If there are readers out there in cyberspace who have been reading GetReligion for a decade-plus, the odds are good that they have heard of the the Universal Declaration of Human Rights, especially Article 18. That's the one that proclaims, in the name of the United Nations:

Everyone has the right to freedom of thought, conscience and religion; this right includes freedom to change his religion or belief, and freedom, either alone or in community with others and in public or private, to manifest his religion or belief in teaching, practice, worship and observance.

Long ago, this statement was considered a cornerstone on the political and cultural left. However, that is no longer (alas) always the case today. Here at GetReligion I have been asking the following questions in recent years, while probing some of the shallow labels that journalists often use with little or no thought. They are:

* What should journalists call someone who is weak, when it comes to defending freedom of speech?

* What should journalists call someone who is weak, when it comes to defending freedom of association?

* What should journalists call someone who is weak, when it comes to defending freedom of religion?

I'm not sure what the correct answer is, these days, but anyone familiar with the history of political thought in the West will know that the correct answer is not "liberal."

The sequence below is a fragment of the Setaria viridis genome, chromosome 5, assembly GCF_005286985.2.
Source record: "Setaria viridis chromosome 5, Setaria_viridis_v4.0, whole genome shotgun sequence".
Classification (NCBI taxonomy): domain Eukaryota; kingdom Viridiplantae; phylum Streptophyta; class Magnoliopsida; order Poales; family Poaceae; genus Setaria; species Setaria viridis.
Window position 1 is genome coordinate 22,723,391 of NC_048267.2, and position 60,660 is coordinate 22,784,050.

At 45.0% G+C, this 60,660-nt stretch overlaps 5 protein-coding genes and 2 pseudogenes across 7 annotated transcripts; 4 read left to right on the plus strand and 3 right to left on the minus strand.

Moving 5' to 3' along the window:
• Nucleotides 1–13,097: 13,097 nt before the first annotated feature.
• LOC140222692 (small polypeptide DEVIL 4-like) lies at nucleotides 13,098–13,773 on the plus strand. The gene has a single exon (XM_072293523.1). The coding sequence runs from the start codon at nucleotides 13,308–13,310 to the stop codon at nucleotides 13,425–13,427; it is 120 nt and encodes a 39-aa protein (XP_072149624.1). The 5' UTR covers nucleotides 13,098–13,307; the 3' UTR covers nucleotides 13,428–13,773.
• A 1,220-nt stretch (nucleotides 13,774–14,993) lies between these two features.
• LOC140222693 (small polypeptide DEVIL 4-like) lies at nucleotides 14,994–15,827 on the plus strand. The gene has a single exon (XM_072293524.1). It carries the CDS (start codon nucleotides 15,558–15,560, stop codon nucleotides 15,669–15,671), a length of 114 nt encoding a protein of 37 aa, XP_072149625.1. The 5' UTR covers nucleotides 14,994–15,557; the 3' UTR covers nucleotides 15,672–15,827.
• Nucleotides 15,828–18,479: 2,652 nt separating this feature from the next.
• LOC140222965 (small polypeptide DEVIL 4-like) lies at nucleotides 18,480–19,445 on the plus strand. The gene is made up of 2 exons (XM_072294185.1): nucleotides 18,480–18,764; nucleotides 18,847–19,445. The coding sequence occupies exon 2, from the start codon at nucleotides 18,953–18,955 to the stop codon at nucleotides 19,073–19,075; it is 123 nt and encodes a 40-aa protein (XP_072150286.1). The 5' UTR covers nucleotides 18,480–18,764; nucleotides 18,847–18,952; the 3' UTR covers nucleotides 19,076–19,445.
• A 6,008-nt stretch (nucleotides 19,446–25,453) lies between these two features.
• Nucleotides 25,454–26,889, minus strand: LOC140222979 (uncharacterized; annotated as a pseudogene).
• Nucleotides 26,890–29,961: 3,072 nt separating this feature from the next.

Why bring this up right now? Well, because of an absolutely bizarre statement at the end of a recent BBC report that ran under this strange (it's almost a fragment) headline: "Sudan apostasy woman Mariam Ibrahim 'to campaign'."

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So who speaks for Islam in a time of terrorism?

So who speaks for Islam in a time of terrorism?

THE RELIGION GUY interrupts this blog’s usual answers to posted questions and feels impelled to highlight a development that ought to receive far more attention than it has.

Addressing the United Nations General Assembly Sep. 24, President Obama said “it is time for the world -- especially Muslim communities -- to explicitly, forcefully, and consistently reject the ideology of organizations like al-Qaeda and ISIL” (the group also called ISIS or “Islamic State”).

As if in response, that same day 126 Muslim leaders issued a dramatic 15-page “Open Letter” to ISIL’s Abu Bakr al-Baghdadi and his followers that denounced them on religious grounds.